The Occupy Movements in Taiwan Which Western Media Refuses to Cover

This is a short overview of the various occupy movements that have occupied and protested peacefully outside the Taiwanese parliament that have received little to not coverage from the western media, especially when compared to the anti-Chinese Sunflower movement.

800 Warriors16938626_779606775521606_3562475856847108694_n.jpg

16903590_781497511999199_8706247145119418627_o.jpg

An assortment of retired police officers and firefighters who are protesting against the substantial pension cuts that President Tsai Ing-Wen are trying to push through. Over 100 000 people marches against Tsai’s government in March.

They are named after the 800 soldiers who famously defended the Sihang Warehouse against overwhelming Japanese forces in World War 2.

Taiwanese Indigenous Groups

17156001_811723345647253_1415085425855624146_n

17190546_812228002263454_6209742105766026874_n

Taiwanese indigenous  people led by community leaders such as Mayaw Biho and Panai fighting for the land rights of their people. Many natives were evicted from their homes during the Japanese occupation and have yet to regain these sacred land, the indigenous people want Tsai to stop talking with her mouth and to take action instead by returning this land.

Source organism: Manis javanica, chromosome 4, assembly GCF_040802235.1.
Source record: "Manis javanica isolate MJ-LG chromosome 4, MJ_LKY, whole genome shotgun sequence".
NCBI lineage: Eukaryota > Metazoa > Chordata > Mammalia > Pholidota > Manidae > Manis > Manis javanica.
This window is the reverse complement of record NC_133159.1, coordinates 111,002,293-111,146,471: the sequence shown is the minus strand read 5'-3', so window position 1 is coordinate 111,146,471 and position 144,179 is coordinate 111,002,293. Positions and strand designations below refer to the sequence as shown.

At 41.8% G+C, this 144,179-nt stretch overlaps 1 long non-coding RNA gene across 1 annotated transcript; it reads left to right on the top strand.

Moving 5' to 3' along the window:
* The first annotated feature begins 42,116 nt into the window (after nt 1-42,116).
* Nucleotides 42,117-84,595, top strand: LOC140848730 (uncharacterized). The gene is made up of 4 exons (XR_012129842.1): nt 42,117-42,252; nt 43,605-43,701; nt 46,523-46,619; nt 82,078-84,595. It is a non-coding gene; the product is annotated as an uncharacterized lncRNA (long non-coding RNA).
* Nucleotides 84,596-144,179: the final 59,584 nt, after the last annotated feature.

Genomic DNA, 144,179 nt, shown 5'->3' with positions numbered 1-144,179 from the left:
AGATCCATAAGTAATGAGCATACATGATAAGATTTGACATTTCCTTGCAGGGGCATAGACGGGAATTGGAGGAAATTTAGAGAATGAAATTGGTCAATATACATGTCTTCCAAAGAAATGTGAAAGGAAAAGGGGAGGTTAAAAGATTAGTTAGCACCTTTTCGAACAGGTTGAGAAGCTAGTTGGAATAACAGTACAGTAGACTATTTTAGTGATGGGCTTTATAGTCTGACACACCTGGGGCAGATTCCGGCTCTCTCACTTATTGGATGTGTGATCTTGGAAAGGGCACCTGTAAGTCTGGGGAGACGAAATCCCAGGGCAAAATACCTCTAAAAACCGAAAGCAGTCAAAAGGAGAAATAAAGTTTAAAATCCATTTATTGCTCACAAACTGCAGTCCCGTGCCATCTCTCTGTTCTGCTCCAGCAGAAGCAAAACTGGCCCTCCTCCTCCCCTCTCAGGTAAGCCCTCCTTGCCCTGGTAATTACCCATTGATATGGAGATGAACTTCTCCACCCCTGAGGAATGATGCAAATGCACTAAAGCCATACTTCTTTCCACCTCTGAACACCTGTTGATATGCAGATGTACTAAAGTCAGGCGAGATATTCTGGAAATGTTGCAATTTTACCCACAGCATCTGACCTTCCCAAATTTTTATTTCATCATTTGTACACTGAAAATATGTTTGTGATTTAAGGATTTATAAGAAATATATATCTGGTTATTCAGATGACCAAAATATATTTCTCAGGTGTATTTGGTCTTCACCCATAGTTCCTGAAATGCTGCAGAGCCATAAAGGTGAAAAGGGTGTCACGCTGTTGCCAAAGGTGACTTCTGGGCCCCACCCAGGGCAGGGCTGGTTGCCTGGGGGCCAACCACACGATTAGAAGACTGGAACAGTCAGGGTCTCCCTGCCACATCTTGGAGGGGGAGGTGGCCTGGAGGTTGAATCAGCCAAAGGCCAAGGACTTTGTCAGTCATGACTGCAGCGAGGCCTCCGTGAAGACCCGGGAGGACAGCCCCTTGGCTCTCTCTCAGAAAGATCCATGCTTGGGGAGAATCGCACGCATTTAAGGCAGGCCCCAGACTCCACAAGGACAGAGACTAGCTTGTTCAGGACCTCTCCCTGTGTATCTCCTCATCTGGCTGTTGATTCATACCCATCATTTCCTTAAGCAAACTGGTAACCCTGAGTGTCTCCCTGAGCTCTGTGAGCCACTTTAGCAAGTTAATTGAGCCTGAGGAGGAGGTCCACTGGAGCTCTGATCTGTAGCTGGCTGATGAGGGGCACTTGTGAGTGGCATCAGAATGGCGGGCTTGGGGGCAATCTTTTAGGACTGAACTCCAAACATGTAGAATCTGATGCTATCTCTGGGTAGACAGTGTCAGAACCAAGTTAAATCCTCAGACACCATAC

Permanent Peace and Development Association
13507150_1034123063350734_7606104899165445846_n.jpg

A group looking to reform the Republic of China’s consitution through ideas such as electoral reform as well as changing the 92 consensus. They ultimately want to pursue a goal of ‘permanent peace’ by re-uniting or adhering to more to the mainland. Much of their ideology is based on PRC Xi’s call to for global unity.  They hope to make Taiwan a shining example of liberalism and spread it to the mainland after uniting.

 

 

 

Advertisements

Leave a Reply

Fill in your details below or click an icon to log in:

WordPress.com Logo

You are commenting using your WordPress.com account. Log Out / Change )

Twitter picture

You are commenting using your Twitter account. Log Out / Change )

Facebook photo

You are commenting using your Facebook account. Log Out / Change )

Google+ photo

You are commenting using your Google+ account. Log Out / Change )

Connecting to %s